By: Emon Johnson
In life, we all face hardships and challenges that discourage us and disrupt our progress.
In these moments, we often experience stale flashes of conscious living; most of the time, too stressed or distracted from our recent heartbreak, upcoming test, bill notice, or stubbed toe, to focus on the outside world.
Or ourselves even.
I’ve personally experienced several stages of living in which I wasn’t exactly sure what I was doing, where I was going, or who I was, even. And though we all will face these patches of tedious engagement at some point in our lives, increasing conscious living is more than possible.
In today’s post, I’m going to show you just how to do so, so that you can get back to your life and intentionally pursue the things you want.
One of the first, most important, and most beneficial things you can do to start increasing your conscious living is exercising. Regular physical activity teaches you that though progress can be taxing, the results are damn worth it.
Aside from the obvious benefits of a more aesthetically pleasing body, exercise improves your brain functioning, provides emotional stability, increases mood, decreases anxiety, and boosts self-efficacy
AND! Pay respect to the improved flexibility and strength you get from exercise, which open a world of different motions and actions you can now perform.
Those keys you dropped that normally required you to bend a knee, place a hand on the planted knee, grab the keys, grunt, then struggle to get up, slightly winded; now, can be picked up with a simple bend of the back and swoop of the arms. Thank you exercise.
Those stairs you have to climb because you left your much needed deodorant upstairs, stinky armpits-ass, where you’ll then contemplate whether you truly need it and come up with a hundred reasons why it’s too far or unnecessary to climb the stairs; now, are like walking on flat ground. Another point to exercise.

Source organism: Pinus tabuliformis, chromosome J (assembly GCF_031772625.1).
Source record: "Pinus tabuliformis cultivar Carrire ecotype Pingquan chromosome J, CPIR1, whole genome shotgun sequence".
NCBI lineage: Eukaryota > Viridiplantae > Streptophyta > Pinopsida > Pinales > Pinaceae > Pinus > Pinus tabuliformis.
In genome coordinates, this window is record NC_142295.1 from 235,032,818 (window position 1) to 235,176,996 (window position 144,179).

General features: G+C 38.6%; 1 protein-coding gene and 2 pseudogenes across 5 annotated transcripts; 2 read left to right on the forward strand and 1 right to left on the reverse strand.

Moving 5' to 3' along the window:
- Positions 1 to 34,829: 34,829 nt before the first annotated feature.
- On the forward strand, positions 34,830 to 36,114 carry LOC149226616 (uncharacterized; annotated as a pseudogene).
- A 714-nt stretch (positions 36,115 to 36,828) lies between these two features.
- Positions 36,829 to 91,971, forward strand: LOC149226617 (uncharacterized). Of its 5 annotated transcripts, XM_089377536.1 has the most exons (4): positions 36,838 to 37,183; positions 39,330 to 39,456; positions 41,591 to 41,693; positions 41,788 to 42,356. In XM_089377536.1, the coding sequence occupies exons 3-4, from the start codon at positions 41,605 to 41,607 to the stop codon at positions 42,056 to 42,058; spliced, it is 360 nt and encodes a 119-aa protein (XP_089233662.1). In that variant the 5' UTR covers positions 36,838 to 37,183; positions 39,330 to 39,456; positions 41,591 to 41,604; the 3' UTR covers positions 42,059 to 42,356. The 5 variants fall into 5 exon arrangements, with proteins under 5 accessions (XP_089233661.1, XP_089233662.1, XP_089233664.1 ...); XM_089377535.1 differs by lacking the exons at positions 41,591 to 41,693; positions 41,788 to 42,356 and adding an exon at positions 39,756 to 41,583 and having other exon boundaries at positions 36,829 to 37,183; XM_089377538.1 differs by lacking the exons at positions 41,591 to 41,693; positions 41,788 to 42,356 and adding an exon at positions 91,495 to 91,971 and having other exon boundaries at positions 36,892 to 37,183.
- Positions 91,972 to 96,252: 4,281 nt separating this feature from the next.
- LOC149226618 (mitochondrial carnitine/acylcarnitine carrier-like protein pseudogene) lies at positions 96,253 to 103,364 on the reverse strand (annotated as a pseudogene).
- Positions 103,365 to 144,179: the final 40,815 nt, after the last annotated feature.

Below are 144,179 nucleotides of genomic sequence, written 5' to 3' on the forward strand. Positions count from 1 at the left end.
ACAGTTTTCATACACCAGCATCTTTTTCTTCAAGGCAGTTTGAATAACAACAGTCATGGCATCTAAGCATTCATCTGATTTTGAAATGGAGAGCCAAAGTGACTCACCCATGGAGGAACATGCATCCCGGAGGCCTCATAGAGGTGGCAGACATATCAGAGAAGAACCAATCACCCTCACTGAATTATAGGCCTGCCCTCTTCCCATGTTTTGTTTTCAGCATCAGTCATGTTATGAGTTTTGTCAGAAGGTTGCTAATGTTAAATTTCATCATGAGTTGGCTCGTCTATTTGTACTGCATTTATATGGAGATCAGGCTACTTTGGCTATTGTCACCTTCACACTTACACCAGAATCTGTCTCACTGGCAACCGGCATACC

Speaking of points, the point of regular exercise is that it teaches you that movement and possible discomfort, are necessary components of progress. Consciously choosing to seek them, rather than allowing the multitude of reasons why not to, is a major step in mastering conscious living.
The quicker you get with making uncomfortable, yet blatantly beneficial decisions, the better you get at looking for the benefits of those actions; rather than, again, the reasons not to.
If you are new to physical activity, or interested in good starter exercises to get your body acclimated, investigate these techniques. Each of which can be performed at home, without the use of equipment.
To control your mind is to master the influx of choices presented to you at every moment of the day. Do this, and conscious living becomes all the easier to maintain.
Meditation, or, the mental practice of using certain techniques to calm the body and expand one’s awareness and attentiveness, is the perfect tool for the job.
There are several types of meditation, most of which involve sitting, remaining still, and focusing on your breathing or a singular internal or external force.
It has been shown to successfully decrease stress, improve focus, quell aggression, increase compassion, and leave a number of other positive imprints on people.
3. Be Bored
Sounds a bit counterintuitive, huh? Being bored to increase conscious living. Well, it’s not as farfetch as it may seem.
Research suggests that boredom has a number of benefits. It can make you more creative, more productive, inform you when it’s time to try something new, and make you more kind.
Remember the days where you laid on your bed, tossing a ball up in the air, bored out of your mind…but not entirely.
Instead, you were at least occupied with that activity. And, if you were really good at this, you’d try and hit the top of the roof, ever so slightly, or at the right angle, and have the ball ricochet back to you perfectly.
Boredom, in this sense, allowed you to play with yourself (not like that).
Truthfully though, being bored challenged you to entertain yourself and unravel your own mind.